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Evening Standard
Evening Standard
Ross Lydall

London’s cultural reboot: Sadiq Khan pledges £3 billion creative industries boost

London’s cultural and creative industries are on course to deliver a £3 billion boost to the capital’s economy by 2028, it was revealed on Friday.

It came as Sadiq Khan vowed to “turbo-charge” the sector if re-elected — as he pledged a further £25 million to complete the £437 million new home for the Museum of London, one of the biggest cultural projects in Europe.

He called the May 2 mayoral election a “clear choice for creatives”, claiming his Tory rival Susan Hall wanted to cut City Hall’s £19 million-a-year culture fund.

Ms Hall has previously said she would rather spend some of the “bloated culture budget” tackling violent crime.

City Hall support for the capital’s creative industries — film, TV, animation, design, fashion and games — has helped them to generate £7.5 billion for London since 2016.

A new analysis by the Labour Party predicts this could grow to in excess of £10 billion by 2028 if Mr Khan wins a third term.

Phoebe Waller Bridge’s Fleabag was filmed around Dartmouth Park in north London(Matt Crossick/PA)

There are now more than 1.1 million jobs in London’s creative economy, up from 882,000 in 2016. Culture is the reason four out of five visitors come to London.

Highlights last year included more than 1.2 million fans watching stadium gigs by Beyoncé, Harry Styles and The Weeknd.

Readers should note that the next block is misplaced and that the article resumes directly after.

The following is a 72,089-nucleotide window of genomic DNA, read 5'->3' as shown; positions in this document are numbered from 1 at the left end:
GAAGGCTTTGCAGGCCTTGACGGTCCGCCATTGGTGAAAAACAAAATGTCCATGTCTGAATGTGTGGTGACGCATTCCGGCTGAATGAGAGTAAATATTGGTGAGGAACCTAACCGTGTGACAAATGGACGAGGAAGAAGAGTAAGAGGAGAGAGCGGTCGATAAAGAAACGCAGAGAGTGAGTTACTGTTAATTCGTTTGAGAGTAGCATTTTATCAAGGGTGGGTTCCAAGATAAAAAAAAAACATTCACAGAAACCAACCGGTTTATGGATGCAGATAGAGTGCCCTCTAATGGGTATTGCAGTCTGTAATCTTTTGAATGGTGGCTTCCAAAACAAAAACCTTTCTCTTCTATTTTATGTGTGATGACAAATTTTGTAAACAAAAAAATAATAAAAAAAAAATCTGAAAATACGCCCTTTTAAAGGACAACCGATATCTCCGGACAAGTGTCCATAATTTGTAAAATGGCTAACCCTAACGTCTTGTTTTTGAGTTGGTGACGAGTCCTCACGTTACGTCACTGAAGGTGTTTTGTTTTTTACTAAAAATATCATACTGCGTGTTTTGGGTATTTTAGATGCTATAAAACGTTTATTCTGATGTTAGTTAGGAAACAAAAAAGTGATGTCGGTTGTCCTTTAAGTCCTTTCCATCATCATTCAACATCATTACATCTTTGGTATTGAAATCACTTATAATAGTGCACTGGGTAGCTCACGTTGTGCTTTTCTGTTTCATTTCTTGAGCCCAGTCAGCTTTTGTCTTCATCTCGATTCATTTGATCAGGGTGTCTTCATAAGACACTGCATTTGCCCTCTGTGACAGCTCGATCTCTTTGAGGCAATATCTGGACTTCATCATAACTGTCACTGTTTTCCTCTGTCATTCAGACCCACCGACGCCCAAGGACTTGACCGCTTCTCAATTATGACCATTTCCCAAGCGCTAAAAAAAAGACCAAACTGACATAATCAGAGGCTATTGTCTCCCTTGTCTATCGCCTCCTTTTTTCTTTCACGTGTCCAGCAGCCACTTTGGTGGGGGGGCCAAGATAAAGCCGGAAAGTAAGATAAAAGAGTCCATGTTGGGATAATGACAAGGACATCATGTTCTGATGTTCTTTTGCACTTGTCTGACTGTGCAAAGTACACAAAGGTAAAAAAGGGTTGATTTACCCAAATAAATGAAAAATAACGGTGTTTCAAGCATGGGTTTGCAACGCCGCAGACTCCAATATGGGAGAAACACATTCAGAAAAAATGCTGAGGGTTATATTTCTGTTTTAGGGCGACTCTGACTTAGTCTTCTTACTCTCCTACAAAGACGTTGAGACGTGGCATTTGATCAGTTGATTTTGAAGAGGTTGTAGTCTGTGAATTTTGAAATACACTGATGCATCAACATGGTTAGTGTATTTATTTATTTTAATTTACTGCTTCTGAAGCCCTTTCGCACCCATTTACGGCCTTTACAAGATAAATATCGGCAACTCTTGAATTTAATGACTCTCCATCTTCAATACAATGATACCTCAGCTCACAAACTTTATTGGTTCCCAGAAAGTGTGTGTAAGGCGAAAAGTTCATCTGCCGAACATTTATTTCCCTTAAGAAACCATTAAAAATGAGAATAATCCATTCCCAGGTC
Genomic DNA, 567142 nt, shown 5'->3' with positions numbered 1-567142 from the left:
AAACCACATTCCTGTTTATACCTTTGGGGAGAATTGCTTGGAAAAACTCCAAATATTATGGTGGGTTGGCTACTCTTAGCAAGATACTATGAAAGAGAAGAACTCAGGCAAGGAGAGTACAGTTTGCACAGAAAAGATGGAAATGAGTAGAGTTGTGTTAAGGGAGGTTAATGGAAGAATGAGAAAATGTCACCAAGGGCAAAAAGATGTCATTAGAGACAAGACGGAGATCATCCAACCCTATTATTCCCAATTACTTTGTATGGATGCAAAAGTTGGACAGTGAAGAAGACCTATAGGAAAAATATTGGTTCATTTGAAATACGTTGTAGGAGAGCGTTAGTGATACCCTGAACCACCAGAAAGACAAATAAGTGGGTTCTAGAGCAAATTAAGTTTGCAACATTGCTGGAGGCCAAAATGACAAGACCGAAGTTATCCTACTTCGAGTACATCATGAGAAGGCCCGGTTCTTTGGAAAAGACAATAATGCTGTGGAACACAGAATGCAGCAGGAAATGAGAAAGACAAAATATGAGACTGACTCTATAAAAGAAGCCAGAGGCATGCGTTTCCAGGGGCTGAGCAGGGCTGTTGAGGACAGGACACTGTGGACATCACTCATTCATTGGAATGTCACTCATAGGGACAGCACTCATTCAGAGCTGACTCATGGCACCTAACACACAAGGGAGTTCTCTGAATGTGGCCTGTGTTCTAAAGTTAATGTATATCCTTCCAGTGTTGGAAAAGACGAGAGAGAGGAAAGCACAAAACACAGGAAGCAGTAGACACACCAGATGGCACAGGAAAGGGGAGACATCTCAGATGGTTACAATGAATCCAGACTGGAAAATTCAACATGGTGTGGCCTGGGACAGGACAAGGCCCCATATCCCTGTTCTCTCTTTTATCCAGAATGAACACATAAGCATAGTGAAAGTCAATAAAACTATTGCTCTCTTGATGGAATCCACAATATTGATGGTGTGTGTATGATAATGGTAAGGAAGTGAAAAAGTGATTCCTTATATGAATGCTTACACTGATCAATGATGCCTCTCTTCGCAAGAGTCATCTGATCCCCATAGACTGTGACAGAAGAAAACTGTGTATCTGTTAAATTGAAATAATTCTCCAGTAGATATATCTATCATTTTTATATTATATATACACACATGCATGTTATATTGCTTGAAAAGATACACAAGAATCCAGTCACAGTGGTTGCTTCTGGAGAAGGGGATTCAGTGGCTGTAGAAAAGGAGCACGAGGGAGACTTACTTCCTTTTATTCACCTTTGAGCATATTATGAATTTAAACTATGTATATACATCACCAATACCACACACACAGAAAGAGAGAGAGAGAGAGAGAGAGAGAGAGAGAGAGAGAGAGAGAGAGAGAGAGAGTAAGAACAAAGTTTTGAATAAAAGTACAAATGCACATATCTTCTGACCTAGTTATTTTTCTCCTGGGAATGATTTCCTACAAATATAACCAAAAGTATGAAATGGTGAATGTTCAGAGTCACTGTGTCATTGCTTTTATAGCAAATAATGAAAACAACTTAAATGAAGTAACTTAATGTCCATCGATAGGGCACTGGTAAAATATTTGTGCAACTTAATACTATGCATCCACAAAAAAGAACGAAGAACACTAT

This is set to be replicated this summer when Bruce Springsteen and Taylor Swift bring their world tours to London.

Mr Khan, who is regarded as the first mayor to have made culture a top priority, said there remained “huge opportunities” for the sector to develop, at a time of “calamitous cuts” to arts organisations elsewhere in the UK.

He promised to complete the East Bank new cultural quarter in the Olympic Park — which has been backed with more than £600 million from a City Hall quango — and add to the 12 “creative enterprise zones” for artistic start-ups.

Daniel Craig at the world premiere of No Time To Die, at the Royal Albert Hall in London (Ian West/PA) (PA Wire)

Mr Khan said: “If re-elected, I pledge to turbo-charge our creative sectors — delivering £25 million to complete the Museum of London, finishing our ground-breaking East Bank project by 2025 and continuing the success of our creative enterprise zone programme across London.

“My record investment in our world-leading sectors like film, TV, animation, fashion, design, and games has helped support the sectors to bring in billions of investment to our city’s economy.

“There should be no limit to our ambition. I want London to be as known for its film industry as Hollywood is.”

However there has been growing concern at an apparent lack of nightlife and the loss of late-night venues in the West End.

Rob Blackie, the Lib-Dem mayoral candidate, said: “Far too much of central London is struggling, particularly at night. The Night Czar Amy Lamé’s claim that we are a leading 24-hour city is laughable.”

(Evening Standard)

Green mayoral candidate Zoë Garbett said help should be targeted on small venues that "need every penny to survive".